• Acoustic Enhancement. Another option for creating immersive audio is to use acoustic enhancement devices such as the Lexicon LARES system. Steve Barbar of Lexicon has an excellent example of this device’s use in a themed entertainment space. An entertainment venue created a cave that needed the ambience of a real cave. Unfortunately, the cave was created of fiberglass rockwork. Needless to say, the natural acoustic properties of the cave did not lend themselves to creating a realistic environment. The LARES provided enhanced acoustic properties to the audio track.
  • More Tools. I mentioned some potentially difficult acoustic environments in retail and entertainment spaces. Although it’s not impossible to create true surround in those environments, the designer will have to look beyond off-the-shelf systems. Devices available for working in less-than-perfect conditions include digital signal processing-based loudspeakers and processors. DSP-based line-array speakers such as the Duran Audio Intellivox series provides the system integrator the ability to place speakers in difficult acoustic environments while allowing them to dynamically control the information directly aimed at the listener. This solution allows the integrator to control the electoacoustics in situations in which he or she cannot control the physical acoustics.

Duran Audio is one of the companies supported by CATT Acoustics, makers of acoustic modeling programs. CATT allows a room to be acoustically modeled and to have the parameters directly control the Intellivox speakers through DLL directivity interface modules. The CATT and Duran Web sites ( and provide detailed explanations of the process.

Another way to overcome harsh acoustic environments is to control how much the speakers interact with the room’s acoustics. That can be accomplished by simply bringing the speakers closer to the listener. An argument against this method might be the possibility of losing the ambient effect, but that can be overcome using digital reverb units.

With the use of DSP line arrays and close proximity speaker placements complemented with digital processors, designers can now look outside the box for an answer to traditional surround speaker placements that will not work in difficult environments. The products I’ve mentioned represent only a small sampling of what’s available. It is wise to broaden your search for products and research devices that are not otherwise considered for these applications. Retail and themed environments vary widely in their designs, and systems integrators have to approach these projects with an open mind.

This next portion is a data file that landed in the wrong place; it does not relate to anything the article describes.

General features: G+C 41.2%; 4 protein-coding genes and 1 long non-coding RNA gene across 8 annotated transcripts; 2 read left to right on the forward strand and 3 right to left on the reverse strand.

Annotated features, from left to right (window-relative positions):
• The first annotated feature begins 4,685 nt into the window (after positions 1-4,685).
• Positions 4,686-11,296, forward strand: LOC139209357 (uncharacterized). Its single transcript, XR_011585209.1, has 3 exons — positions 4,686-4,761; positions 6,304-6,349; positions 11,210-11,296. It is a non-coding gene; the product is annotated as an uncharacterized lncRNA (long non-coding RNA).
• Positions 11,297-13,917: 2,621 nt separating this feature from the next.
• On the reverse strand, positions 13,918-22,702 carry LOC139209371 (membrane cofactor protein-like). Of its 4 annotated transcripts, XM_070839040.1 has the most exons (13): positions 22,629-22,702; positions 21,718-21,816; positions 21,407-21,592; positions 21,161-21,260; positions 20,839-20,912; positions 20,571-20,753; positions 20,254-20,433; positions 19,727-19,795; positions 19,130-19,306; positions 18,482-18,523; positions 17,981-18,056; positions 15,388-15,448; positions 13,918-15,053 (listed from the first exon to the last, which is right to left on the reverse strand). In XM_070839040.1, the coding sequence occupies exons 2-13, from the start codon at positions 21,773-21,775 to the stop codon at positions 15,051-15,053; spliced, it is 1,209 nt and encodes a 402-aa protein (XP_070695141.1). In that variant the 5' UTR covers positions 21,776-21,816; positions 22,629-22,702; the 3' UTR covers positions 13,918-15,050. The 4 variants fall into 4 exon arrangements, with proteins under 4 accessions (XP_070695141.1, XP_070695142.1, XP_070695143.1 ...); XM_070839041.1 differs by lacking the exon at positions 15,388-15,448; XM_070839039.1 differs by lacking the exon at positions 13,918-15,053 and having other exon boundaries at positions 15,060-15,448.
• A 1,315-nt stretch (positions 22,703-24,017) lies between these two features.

Linda Gedemer founded The Audio Group in 1992 as an A/V consulting practice and post-production studio. She has been recognized for her work in both system design and audio editing. Correspondence can be sent to The Audio Group

Virtual or Actual: How Will Sound Be Used?

Early on in any retail or entertainment project, you will need to determine whether the audio system (and associated visual system) will be helping to create a virtual environment or to re-create an actual environment. The reason is that the audience will be more forgiving of audio reproduction in a virtual environment, especially one that is not trying to simulate reality. That comes from the lack of prior cues and memories that an audience can compare the environment with.

When recreating an actual environment, the audience will be more critical of the audio playback experience. People will expect to hear information coming from very particular locations. Given that fact, immersive audio can — in general — better create a virtual environment while standard surround (or augmented surround) will better serve the recreation of an actual or simulated-reality environment. To Surround or not to Surround Some believe that the entertainment experience is reduced without surround. But that shouldn’t push designers to put surround everywhere there’s an entertainment element.